New Pop On The Block

Shayne Ward - If That's OK With You (Audio)
How how HOW is it possible that the new Shayne Ward single sounds like Akon? It's completely insane. Quite catchy though! Better than any of the ballads off his last album, except maybe No Promises (but even that wasn't as good as the original by some Danish bloke called Brian). It's a bit like the male equivalent of Stars Are Blind by Paris Hilton, although Shayne can actually sing. I'm just not sure if Akon fans will get on board... then again anyone who likes Akon can't be the most difficult to fool into thinking something is cool, so it might just work. Probably not though...
80% Poptastic!

KT Tunstall - Hold On (Live)
I'm not a huge fan of KT, although I don't dislike her either, but I really enjoyed listening to this new single. You can't help but bop to it and her voice sounds really strong and powerful. This could definitely be the new Black Horse and the Cherry Tree, as it's just as big and busy-sounding, with lots of hand-claps in the live version at least. Apparently the video will involve robot dancing, but that's all I know so far. It seems KT may not be just a one-album wonder after all, but only time will tell if her success will be lasting on both sides of the Atlantic or if her distinctive style will mean she is too pigeon-holed to develop and keep up with music trends.
83% Poptastic!

Only on the verge of something wonderful...

You may have noticed that despite my no.1 fave singer ever, Darren Hayes, having a new album on the way this summer, I haven't exactly been going on about it like I normally would. I suppose I've just not been driven to excitement by any of the songs I've heard so far. Of course they are good songs and for the average pop fan this would be enough, but I expect more from Darren - he has the power to grab me, to move me with his music, and these songs just haven't done that yet, or at least not to the extent which his music consistently has in the past. I want to love his new songs but I listen to them and as much as I do like them, they just don't sound as special as songs like Pop!ular, Affirmation, To The Moon And Back - I could continue to list every single, album track and even b-side he's done, each one having a special place in my heart.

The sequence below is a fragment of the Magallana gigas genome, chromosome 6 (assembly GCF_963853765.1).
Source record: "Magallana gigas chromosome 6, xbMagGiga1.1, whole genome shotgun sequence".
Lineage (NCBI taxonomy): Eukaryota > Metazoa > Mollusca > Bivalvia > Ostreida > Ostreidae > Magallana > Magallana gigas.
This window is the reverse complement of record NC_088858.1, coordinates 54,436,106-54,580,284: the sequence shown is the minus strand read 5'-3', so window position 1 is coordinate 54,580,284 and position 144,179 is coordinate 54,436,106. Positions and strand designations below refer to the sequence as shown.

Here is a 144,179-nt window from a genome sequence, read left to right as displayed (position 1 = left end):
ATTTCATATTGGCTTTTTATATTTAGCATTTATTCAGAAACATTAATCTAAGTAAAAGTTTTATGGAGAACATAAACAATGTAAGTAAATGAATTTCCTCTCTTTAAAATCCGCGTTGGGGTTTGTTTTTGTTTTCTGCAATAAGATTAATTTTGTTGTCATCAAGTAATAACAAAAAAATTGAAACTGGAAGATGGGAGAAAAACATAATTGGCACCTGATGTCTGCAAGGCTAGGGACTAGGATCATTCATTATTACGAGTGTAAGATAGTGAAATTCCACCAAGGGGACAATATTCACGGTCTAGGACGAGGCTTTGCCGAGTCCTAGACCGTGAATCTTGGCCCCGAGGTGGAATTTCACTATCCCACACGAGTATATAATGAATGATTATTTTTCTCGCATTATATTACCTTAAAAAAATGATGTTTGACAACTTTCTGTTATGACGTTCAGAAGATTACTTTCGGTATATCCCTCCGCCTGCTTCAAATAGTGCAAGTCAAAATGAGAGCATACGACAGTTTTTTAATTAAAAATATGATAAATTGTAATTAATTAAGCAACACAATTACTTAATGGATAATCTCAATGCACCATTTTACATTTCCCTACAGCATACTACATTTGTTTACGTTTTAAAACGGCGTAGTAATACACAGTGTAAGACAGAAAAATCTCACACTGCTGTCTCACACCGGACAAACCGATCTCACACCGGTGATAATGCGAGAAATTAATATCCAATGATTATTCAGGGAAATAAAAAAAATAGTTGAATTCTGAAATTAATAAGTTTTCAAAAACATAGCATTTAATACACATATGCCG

These new songs are certainly good, better than almost everything else around... but only almost! Usually a new song by Darren would automatically be my favourite of the moment. They're not quite outstanding, they don't stand out to me as a new step forward for Darren, and they don't show off his beautiful voice, which normally makes my heart swell with adoration. He has the ability to make those heart-stopping amazing pop moments, and he isn't using it. Darren is normally above categorisation, he usually manages to do electro-pop and mumsy ballads without seeming like someone uncool trying to be cool, but now he is getting a bit 'dad at the disco' and it's quite a shame - hopefully the songs will either grow on me or he'll have his usual brilliance hidden away on the album.